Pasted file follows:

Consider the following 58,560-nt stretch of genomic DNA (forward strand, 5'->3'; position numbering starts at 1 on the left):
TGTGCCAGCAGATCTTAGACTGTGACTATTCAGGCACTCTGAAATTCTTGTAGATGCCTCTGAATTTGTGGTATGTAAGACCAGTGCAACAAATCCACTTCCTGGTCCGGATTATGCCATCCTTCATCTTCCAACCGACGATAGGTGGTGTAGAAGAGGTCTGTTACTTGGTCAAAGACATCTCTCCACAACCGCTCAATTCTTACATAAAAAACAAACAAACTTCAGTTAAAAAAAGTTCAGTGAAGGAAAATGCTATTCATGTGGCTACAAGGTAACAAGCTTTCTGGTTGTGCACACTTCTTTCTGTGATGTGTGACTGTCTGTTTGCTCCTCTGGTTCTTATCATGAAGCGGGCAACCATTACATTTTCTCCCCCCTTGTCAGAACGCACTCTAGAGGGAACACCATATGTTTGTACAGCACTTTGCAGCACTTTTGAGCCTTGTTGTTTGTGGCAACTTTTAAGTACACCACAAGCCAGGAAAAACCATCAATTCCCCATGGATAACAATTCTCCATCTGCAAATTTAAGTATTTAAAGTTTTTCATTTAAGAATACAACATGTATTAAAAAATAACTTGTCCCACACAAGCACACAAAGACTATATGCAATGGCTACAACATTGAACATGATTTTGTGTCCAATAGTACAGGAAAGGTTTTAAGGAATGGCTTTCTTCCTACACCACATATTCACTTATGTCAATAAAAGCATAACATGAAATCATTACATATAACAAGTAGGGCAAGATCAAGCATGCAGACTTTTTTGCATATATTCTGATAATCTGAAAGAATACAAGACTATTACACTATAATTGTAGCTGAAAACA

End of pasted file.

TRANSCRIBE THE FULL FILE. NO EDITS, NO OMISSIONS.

Consider the following 58,560-nt stretch of genomic DNA (forward strand, 5'->3'; position numbering starts at 1 on the left):
TGTGCCAGCAGATCTTAGACTGTGACTATTCAGGCACTCTGAAATTCTTGTAGATGCCTCTGAATTTGTGGTATGTAAGACCAGTGCAACAAATCCACTTCCTGGTCCGGATTATGCCATCCTTCATCTTCCAACCGACGATAGGTGGTGTAGAAGAGGTCTGTTACTTGGTCAAAGACATCTCTCCACAACCGCTCAATTCTTACATAAAAAACAAACAAACTTCAGTTAAAAAAAGTTCAGTGAAGGAAAATGCTATTCATGTGGCTACAAGGTAACAAGCTTTCTGGTTGTGCACACTTCTTTCTGTGATGTGTGACTGTCTGTTTGCTCCTCTGGTTCTTATCATGAAGCGGGCAACCATTACATTTTCTCCCCCCTTGTCAGAACGCACTCTAGAGGGAACACCATATGTTTGTACAGCACTTTGCAGCACTTTTGAGCCTTGTTGTTTGTGGCAACTTTTAAGTACACCACAAGCCAGGAAAAACCATCAATTCCCCATGGATAACAATTCTCCATCTGCAAATTTAAGTATTTAAAGTTTTTCATTTAAGAATACAACATGTATTAAAAAATAACTTGTCCCACACAAGCACACAAAGACTATATGCAATGGCTACAACATTGAACATGATTTTGTGTCCAATAGTACAGGAAAGGTTTTAAGGAATGGCTTTCTTCCTACACCACATATTCACTTATGTCAATAAAAGCATAACATGAAATCATTACATATAACAAGTAGGGCAAGATCAAGCATGCAGACTTTTTTGCATATATTCTGATAATCTGAAAGAATACAAGACTATTACACTATAATTGTAGCTGAAAACA